Title - Vers le Silence
Artist - Ran Dank
For those unaware, at first glance, the musical worlds of Frédéric Chopin and William Bolcom would seem strange bedfellows.
But on his solo debut recording, Israeli American pianist Ran Dank makes a convincing case for pairing the two composers.
The former, Poland’s national composer, is synonymous with pianistic panache. The latter, a leading American, possesses one of contemporary music’s most bold and inventive voices.
Juxtaposing the works of these two pianist-composers reveals their common affinity for the keyboard and ear for sound and sense of structure.
William Bolcom’s Twelve New Etudes won the Pulitzer Prize in 1988. Wonderfully eclectic, they move effortlessly between one musical idiom to another with endless ingenuity, exhibiting all the traits of Bolcom’s compositional craft.
Chopin equally excelled with his Etudes, but Dank turns to his plentiful Polonaises, Mazurkas and Waltzes which range in style from heroic, to dark and brooding, haunting and beautiful.
FRÉDÉRIC CHOPIN (1810–1849)
1. Polonaise in C minor, Op 40 No. 2 (9:32)
WILLIAM BOLCOM (b. 1938)
2-4. Twelve New Etudes for Piano, Book I
No. 1. Fast, Furious (0:53)
No. 2. Récitatif (4:26)
No. 3. Mirrors (1:55)
5. Mazurka in C Major, Op. 68 No. 1 (1:49)
6. Mazurka in G minor, Op. 67 No. 2 (2:14)
7. Mazurka in A minor, “Emile Gaillard” (3:01)
8-10. Twelve New Etudes for Piano Book II
No. 4. Scène d’opéra (2:39)
No. 5. Butterflies, Hummingbirds (2:23)
No. 6. Nocturne (2:30)
11. Waltz in B minor, Op. 69 No. 2 (3:56)
12. Waltz in A-flat Major, Op. 42 (4:00)
13-15. Twelve New Etudes for Piano, Book III
No. 7. Premonitions (3:03)
No. 8. Rag infernal (Syncopes apocalyptiques) (2:22)
No. 9. Invention (3:11)
16. Polonaise in A-flat Major, Op. 53 (7:33)
17-19. Twelve New Etudes for Piano, Book IV
No. 10. Vers le silence (7:16)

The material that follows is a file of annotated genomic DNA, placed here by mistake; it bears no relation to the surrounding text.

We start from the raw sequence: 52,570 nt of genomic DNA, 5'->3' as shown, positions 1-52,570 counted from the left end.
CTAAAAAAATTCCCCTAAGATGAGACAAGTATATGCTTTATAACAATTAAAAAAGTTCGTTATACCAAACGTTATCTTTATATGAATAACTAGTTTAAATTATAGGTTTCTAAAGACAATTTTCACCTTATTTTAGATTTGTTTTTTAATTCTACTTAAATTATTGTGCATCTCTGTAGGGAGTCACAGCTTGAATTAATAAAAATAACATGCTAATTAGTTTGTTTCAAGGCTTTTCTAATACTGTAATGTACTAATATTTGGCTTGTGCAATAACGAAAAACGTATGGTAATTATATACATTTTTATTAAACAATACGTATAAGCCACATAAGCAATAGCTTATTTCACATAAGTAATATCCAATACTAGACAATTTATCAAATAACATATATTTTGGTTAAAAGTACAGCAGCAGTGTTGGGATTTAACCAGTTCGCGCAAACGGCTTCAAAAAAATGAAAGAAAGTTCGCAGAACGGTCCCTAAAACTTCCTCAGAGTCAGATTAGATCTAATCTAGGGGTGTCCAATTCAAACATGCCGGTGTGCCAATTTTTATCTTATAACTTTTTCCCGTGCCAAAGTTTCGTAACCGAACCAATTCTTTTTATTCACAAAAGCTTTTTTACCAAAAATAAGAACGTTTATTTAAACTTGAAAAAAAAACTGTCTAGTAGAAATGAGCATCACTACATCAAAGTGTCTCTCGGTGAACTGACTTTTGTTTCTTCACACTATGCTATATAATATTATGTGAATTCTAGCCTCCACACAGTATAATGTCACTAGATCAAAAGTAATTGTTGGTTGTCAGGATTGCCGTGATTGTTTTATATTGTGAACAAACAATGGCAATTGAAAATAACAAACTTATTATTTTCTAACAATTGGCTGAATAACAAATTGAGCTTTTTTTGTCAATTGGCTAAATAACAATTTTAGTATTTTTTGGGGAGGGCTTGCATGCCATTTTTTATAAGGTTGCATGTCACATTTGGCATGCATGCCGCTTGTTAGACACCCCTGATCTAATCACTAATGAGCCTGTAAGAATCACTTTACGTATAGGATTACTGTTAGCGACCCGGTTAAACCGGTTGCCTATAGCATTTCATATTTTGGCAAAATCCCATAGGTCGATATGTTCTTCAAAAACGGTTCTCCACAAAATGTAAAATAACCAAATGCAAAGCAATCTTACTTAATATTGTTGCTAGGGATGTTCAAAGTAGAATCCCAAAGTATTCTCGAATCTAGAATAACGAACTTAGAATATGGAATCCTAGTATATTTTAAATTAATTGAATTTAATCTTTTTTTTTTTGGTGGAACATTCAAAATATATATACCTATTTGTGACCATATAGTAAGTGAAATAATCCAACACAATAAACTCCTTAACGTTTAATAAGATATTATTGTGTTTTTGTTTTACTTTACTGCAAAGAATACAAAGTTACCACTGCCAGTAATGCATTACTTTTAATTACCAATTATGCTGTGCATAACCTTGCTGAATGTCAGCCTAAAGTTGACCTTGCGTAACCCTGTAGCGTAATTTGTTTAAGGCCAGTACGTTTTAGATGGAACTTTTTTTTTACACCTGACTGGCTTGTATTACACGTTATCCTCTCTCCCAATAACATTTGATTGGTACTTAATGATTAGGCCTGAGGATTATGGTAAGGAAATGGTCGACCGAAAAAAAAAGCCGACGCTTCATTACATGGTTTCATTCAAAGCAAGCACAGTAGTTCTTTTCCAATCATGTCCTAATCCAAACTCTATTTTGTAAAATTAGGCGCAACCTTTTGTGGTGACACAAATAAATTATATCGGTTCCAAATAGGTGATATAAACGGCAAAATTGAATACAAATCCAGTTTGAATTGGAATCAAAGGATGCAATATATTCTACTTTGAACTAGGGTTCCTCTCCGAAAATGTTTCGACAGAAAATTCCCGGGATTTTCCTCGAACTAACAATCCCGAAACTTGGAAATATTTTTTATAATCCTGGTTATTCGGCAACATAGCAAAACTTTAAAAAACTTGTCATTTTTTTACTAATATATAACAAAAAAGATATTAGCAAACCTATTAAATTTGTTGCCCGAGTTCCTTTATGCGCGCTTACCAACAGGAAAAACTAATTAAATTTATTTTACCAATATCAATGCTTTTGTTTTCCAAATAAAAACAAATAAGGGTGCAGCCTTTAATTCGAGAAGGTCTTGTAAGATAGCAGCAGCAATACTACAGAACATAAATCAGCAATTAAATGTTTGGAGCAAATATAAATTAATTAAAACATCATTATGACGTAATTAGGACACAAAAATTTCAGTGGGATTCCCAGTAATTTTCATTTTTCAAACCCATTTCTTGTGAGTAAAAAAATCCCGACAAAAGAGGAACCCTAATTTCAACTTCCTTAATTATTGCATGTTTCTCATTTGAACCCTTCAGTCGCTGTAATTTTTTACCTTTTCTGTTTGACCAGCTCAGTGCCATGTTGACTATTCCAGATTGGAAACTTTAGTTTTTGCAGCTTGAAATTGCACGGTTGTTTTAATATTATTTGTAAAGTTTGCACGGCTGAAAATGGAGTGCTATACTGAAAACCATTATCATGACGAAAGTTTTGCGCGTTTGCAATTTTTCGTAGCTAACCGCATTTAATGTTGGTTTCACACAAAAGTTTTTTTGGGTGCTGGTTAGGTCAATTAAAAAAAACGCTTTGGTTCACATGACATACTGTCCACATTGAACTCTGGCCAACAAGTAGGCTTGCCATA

No. 11. Hi-jinks (2:07)
No. 12. Hymne à l’amour (6:20)
20. Mazurka in F minor, Op. 68 No. 4 (2:13)
Opening on Chopin: Polonaise No. 4 in C minor, Op. 40, No. 2, a magnificently milieu of a work of which Arthur Rubinstein once remarked that the Polonaise in A major is the symbol of Polish glory, whilst the Polonaise in C minor is the symbol of Polish tragedy, Dank transcends the high roads here to bring us a viral work of musical reorchestration.
Next up is Bolcom’s Twelve New Etudes for Piano, Book I that opens on the flutteringly ambient, gently frenetic key work of the oh-so aptly-named Fast, Furious before it threads nicely into the compliantly ornamented Récitatif, closing on the gentle, cat on the keys scuttling bustle of Mirrors.
Chopin’s forthright Mazurka No. 46 in C major, Op. 68 No. 1 is a flirtatious joy to behold as is the quieter stance of Mazurka in G minor, Op. 67 No. 2 and the ornately cultured Mazurka in A minor, “Emile Gaillard.”
Bolcom’s 12 New Etudes for Piano, Book II opens on the tonal preciseness of the adoring fanciful Scène d’opera, before next bringing us the delicately busy Butterflies, Hummingbirds, closing on the heartfelt, at times stilted diligence of Nocturne.
Both Chopin’s Waltz No. 10 in B minor, Op. 69 No. 2 and the following Waltz No. 5 in A flat major, Op. 42 are simply divine works from start to finish and here under Dank ebb and flow in a most provocatively seductive manner.
Bolcom’s 12 New Etudes for Piano, Book III is next up and opens with the forbidding, harder edged key work of Premonitions, before bringing us the animated, veritably exuberant Rag infernal (Syncopes apocalyptiques), the work closing on the confidently lowered appeal of
One of Chopin’s most admired compositions, the devastatingly exquisite Polonaise in A-flat Major, Op. 53 is also one of the outstanding highlights here for me, as the piece requires exceptional piano skills and great virtuosity to be interpreted at a high degree of proficiency by Dank.
Bolcom’s Twelve New Etudes for Piano, Book IV brings to a conclusion the entire work (and of which, as aforementioned, was awarded the Pulitzer Prize for Music in 1988) and continues the fusion of tonal and what he once called non-centered elements to bring forth a musical speech that is at once coherent and comprehensible and in constant expansion.
The last piece is Chopin’s Mazurka No. 49 in F minor, Op. 68 No. 4, which is rather fitting, given that the work overall is often regarded as Chopin’s last composition, along with the Mazurka in G minor, Op. 67, No. 2).
Ran Dank, a winner of numerous international competitions and prizes, has been significantly influenced by these two composers who have shaped his trajectory as a pianist and musician.
As a child to two parents from Poland, Chopin played a meaningful part in his upbringing, and he became mesmerized by the composer’s music at an early age.
Bolcom’s music was a much later discovery, but one that has become equally valuable and fitting, following Dank’s move to America.
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